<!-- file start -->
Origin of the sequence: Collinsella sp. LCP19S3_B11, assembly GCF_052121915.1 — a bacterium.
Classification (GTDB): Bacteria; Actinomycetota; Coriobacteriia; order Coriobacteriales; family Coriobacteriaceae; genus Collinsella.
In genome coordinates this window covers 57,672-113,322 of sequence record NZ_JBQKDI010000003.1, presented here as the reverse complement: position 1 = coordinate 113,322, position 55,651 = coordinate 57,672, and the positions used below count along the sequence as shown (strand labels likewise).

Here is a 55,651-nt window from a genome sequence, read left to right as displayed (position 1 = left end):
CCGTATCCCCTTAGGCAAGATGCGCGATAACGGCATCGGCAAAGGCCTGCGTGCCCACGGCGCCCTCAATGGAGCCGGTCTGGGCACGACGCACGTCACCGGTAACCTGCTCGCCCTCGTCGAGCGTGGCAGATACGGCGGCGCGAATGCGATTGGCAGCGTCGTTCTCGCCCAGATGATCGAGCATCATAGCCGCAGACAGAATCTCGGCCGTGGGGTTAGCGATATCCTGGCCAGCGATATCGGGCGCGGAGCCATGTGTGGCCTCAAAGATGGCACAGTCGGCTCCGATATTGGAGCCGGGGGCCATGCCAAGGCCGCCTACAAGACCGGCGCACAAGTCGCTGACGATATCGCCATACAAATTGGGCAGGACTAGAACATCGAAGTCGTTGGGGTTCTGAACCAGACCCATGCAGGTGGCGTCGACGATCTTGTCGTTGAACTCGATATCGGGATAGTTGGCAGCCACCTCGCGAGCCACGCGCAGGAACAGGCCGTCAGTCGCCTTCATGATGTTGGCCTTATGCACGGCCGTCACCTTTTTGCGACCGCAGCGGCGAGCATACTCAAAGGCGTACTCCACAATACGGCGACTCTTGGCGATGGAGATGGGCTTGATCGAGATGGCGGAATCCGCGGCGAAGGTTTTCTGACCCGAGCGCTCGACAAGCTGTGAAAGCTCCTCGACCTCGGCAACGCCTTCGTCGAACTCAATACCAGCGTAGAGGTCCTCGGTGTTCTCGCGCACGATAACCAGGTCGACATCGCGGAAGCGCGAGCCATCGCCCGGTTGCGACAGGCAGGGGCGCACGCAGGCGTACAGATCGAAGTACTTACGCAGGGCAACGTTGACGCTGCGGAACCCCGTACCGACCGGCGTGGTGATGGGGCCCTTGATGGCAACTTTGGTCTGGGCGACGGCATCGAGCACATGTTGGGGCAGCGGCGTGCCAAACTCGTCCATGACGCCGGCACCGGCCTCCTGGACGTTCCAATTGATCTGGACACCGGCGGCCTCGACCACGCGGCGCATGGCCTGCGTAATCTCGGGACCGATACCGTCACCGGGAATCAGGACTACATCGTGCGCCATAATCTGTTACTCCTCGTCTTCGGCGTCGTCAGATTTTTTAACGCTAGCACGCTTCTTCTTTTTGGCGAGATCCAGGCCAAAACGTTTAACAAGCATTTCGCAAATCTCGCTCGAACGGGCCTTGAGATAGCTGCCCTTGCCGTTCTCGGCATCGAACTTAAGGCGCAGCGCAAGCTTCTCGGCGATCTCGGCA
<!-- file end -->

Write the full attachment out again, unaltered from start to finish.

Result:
Origin of the sequence: Collinsella sp. LCP19S3_B11, assembly GCF_052121915.1 — a bacterium.
Classification (GTDB): Bacteria; Actinomycetota; Coriobacteriia; order Coriobacteriales; family Coriobacteriaceae; genus Collinsella.
In genome coordinates this window covers 57,672-113,322 of sequence record NZ_JBQKDI010000003.1, presented here as the reverse complement: position 1 = coordinate 113,322, position 55,651 = coordinate 57,672, and the positions used below count along the sequence as shown (strand labels likewise).

Here is a 55,651-nt window from a genome sequence, read left to right as displayed (position 1 = left end):
CCGTATCCCCTTAGGCAAGATGCGCGATAACGGCATCGGCAAAGGCCTGCGTGCCCACGGCGCCCTCAATGGAGCCGGTCTGGGCACGACGCACGTCACCGGTAACCTGCTCGCCCTCGTCGAGCGTGGCAGATACGGCGGCGCGAATGCGATTGGCAGCGTCGTTCTCGCCCAGATGATCGAGCATCATAGCCGCAGACAGAATCTCGGCCGTGGGGTTAGCGATATCCTGGCCAGCGATATCGGGCGCGGAGCCATGTGTGGCCTCAAAGATGGCACAGTCGGCTCCGATATTGGAGCCGGGGGCCATGCCAAGGCCGCCTACAAGACCGGCGCACAAGTCGCTGACGATATCGCCATACAAATTGGGCAGGACTAGAACATCGAAGTCGTTGGGGTTCTGAACCAGACCCATGCAGGTGGCGTCGACGATCTTGTCGTTGAACTCGATATCGGGATAGTTGGCAGCCACCTCGCGAGCCACGCGCAGGAACAGGCCGTCAGTCGCCTTCATGATGTTGGCCTTATGCACGGCCGTCACCTTTTTGCGACCGCAGCGGCGAGCATACTCAAAGGCGTACTCCACAATACGGCGACTCTTGGCGATGGAGATGGGCTTGATCGAGATGGCGGAATCCGCGGCGAAGGTTTTCTGACCCGAGCGCTCGACAAGCTGTGAAAGCTCCTCGACCTCGGCAACGCCTTCGTCGAACTCAATACCAGCGTAGAGGTCCTCGGTGTTCTCGCGCACGATAACCAGGTCGACATCGCGGAAGCGCGAGCCATCGCCCGGTTGCGACAGGCAGGGGCGCACGCAGGCGTACAGATCGAAGTACTTACGCAGGGCAACGTTGACGCTGCGGAACCCCGTACCGACCGGCGTGGTGATGGGGCCCTTGATGGCAACTTTGGTCTGGGCGACGGCATCGAGCACATGTTGGGGCAGCGGCGTGCCAAACTCGTCCATGACGCCGGCACCGGCCTCCTGGACGTTCCAATTGATCTGGACACCGGCGGCCTCGACCACGCGGCGCATGGCCTGCGTAATCTCGGGACCGATACCGTCACCGGGAATCAGGACTACATCGTGCGCCATAATCTGTTACTCCTCGTCTTCGGCGTCGTCAGATTTTTTAACGCTAGCACGCTTCTTCTTTTTGGCGAGATCCAGGCCAAAACGTTTAACAAGCATTTCGCAAATCTCGCTCGAACGGGCCTTGAGATAGCTGCCCTTGCCGTTCTCGGCATCGAACTTAAGGCGCAGCGCAAGCTTCTCGGCGATCTCGGCA